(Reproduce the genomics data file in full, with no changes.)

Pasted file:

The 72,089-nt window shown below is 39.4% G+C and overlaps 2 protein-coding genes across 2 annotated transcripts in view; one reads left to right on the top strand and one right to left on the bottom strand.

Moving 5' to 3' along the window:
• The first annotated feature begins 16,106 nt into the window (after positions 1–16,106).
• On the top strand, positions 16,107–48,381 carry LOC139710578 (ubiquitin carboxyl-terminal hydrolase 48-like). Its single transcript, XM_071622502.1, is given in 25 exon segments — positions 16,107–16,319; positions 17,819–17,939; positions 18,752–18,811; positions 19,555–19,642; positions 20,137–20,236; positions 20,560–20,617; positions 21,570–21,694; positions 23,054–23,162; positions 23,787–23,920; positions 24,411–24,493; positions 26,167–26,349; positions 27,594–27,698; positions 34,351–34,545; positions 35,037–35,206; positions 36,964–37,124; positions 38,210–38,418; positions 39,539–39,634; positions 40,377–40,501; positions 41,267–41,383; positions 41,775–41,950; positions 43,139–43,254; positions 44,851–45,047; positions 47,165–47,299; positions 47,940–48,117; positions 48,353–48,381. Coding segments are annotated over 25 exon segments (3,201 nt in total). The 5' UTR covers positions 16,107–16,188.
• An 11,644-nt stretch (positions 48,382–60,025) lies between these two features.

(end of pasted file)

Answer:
The 72,089-nt window shown below is 39.4% G+C and overlaps 2 protein-coding genes across 2 annotated transcripts in view; one reads left to right on the top strand and one right to left on the bottom strand.

Moving 5' to 3' along the window:
• The first annotated feature begins 16,106 nt into the window (after positions 1–16,106).
• On the top strand, positions 16,107–48,381 carry LOC139710578 (ubiquitin carboxyl-terminal hydrolase 48-like). Its single transcript, XM_071622502.1, is given in 25 exon segments — positions 16,107–16,319; positions 17,819–17,939; positions 18,752–18,811; positions 19,555–19,642; positions 20,137–20,236; positions 20,560–20,617; positions 21,570–21,694; positions 23,054–23,162; positions 23,787–23,920; positions 24,411–24,493; positions 26,167–26,349; positions 27,594–27,698; positions 34,351–34,545; positions 35,037–35,206; positions 36,964–37,124; positions 38,210–38,418; positions 39,539–39,634; positions 40,377–40,501; positions 41,267–41,383; positions 41,775–41,950; positions 43,139–43,254; positions 44,851–45,047; positions 47,165–47,299; positions 47,940–48,117; positions 48,353–48,381. Coding segments are annotated over 25 exon segments (3,201 nt in total). The 5' UTR covers positions 16,107–16,188.
• An 11,644-nt stretch (positions 48,382–60,025) lies between these two features.